Granted, there is one fic I started writing once and thought it was great (Would I still? IDK!), and I STOPPED writing and posting it for in case I ever wanted to publish it for real. There was another idea I had where I actually DID write the first chapter (three days of NaNo!), and realized it would be HUGE and that it was so 100% original that if I was going to dedicate that much time to something, I should turn it original. The only thing that would have linked it to its source material would have been the two main characters (who were secondary characters in the series) and the color of the MC's hair! Nothing else. I still come back to that fantasy idea every once in a while and want to work on it again one day.

And that is the end of this crazy, epically long reply, lol!

Emma Pass said...

My early writing was what would now be considered fanfic, but as you say, the term didn't exist at the time. Heck, the internet barely existed back then!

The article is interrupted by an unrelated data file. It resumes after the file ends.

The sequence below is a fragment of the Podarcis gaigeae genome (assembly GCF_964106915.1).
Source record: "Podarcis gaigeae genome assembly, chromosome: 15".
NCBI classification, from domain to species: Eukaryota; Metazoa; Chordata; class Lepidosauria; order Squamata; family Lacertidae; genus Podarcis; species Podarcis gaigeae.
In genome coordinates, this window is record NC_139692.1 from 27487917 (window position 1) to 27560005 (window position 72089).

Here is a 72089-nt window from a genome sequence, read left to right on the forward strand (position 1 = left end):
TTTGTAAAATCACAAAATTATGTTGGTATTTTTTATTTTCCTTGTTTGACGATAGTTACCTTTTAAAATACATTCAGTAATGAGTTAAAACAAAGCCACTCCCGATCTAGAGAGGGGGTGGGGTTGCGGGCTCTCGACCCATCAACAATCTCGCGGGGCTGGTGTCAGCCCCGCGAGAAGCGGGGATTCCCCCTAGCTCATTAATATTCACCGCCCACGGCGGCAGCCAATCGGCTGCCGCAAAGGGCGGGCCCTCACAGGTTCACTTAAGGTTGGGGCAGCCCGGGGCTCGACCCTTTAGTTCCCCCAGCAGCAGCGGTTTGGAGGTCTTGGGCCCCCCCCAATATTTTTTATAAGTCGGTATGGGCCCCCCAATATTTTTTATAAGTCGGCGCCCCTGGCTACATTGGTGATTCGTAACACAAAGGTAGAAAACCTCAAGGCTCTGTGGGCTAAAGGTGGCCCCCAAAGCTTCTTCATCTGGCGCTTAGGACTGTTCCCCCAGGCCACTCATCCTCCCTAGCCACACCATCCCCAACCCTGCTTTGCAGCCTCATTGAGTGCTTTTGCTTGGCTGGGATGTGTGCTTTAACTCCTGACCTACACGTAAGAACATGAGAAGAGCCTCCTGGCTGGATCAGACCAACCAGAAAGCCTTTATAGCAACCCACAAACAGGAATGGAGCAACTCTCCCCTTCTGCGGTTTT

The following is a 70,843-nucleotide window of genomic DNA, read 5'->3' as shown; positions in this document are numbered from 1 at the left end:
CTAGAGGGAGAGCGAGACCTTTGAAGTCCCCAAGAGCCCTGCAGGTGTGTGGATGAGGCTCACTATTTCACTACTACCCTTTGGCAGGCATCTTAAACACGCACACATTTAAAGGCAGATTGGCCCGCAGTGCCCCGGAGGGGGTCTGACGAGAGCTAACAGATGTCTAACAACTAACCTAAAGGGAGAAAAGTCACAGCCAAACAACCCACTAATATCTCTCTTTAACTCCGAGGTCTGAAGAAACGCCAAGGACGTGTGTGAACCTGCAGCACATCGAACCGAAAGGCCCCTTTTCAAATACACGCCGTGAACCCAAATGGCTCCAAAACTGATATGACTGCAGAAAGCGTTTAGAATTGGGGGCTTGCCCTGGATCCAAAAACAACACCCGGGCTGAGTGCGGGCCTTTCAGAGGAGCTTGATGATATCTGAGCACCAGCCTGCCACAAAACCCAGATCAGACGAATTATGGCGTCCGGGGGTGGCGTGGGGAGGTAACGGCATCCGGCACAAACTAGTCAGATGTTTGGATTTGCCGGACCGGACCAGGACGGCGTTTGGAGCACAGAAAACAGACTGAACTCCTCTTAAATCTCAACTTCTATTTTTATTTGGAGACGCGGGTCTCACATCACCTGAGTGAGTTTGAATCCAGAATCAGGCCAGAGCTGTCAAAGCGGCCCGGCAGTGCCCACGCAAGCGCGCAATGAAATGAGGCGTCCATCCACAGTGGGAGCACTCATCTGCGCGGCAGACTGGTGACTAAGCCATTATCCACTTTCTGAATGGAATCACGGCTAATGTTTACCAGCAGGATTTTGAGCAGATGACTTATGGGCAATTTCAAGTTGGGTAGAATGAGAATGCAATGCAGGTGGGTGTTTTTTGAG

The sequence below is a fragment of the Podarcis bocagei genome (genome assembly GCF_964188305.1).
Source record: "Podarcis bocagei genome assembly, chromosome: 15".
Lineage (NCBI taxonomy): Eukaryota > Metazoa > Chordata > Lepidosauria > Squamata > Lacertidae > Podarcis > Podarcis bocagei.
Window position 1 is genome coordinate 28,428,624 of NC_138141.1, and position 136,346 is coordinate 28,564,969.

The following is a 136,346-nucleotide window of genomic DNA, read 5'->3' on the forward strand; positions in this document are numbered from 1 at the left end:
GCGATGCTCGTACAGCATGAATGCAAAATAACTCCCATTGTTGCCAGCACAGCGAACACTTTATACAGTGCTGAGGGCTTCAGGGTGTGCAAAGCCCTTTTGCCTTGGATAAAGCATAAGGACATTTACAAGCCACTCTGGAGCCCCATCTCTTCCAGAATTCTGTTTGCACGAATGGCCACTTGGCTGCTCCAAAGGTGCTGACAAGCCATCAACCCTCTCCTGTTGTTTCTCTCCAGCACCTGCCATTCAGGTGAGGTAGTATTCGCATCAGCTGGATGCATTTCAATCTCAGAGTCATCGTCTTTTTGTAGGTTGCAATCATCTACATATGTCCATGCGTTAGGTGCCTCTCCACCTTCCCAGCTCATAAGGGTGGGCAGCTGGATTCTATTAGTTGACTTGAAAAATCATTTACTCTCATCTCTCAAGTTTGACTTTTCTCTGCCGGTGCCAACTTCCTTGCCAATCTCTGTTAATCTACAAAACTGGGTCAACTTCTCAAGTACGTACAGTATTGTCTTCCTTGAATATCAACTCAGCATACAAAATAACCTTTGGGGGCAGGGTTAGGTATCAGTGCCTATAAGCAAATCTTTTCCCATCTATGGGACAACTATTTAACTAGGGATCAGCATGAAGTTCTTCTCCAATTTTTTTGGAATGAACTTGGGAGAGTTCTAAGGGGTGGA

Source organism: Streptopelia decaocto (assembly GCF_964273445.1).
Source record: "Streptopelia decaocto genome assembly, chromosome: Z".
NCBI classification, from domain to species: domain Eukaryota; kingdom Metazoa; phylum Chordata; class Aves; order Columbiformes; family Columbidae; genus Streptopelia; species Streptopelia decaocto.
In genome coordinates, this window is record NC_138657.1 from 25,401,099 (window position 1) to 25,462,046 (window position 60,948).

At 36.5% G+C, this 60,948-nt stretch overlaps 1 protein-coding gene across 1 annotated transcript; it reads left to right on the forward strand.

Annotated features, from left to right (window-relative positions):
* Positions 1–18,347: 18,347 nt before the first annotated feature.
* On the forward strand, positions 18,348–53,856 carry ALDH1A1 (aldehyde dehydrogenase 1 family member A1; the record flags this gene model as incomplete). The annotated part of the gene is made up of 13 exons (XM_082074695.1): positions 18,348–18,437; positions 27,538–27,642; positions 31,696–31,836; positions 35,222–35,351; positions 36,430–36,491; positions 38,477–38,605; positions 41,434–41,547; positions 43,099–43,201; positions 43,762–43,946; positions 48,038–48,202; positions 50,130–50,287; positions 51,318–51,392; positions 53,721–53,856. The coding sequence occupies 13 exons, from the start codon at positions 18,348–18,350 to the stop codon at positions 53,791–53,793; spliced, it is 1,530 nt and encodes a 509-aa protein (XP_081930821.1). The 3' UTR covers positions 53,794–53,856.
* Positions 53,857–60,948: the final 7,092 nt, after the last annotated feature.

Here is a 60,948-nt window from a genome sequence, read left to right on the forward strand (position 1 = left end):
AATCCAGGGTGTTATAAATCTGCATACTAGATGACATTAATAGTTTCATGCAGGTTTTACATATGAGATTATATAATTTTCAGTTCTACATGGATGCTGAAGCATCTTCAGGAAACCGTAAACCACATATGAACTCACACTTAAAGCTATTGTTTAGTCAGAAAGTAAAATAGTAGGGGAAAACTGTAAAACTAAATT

When I was 13, I had vague ambitions to become a musician or an artist. Then I went to see the film Jurassic Park. Afterwards, I couldn't stop thinking about this abandoned tropical island, still teeming with dinosaurs. So I started to write a sequel, using the characters from the original booik/film, and after just a few days, I realised that this was what I wanted to do with the rest of my life. I even finished the story, and still have it - all 175 hand-written (notebook) pages of it!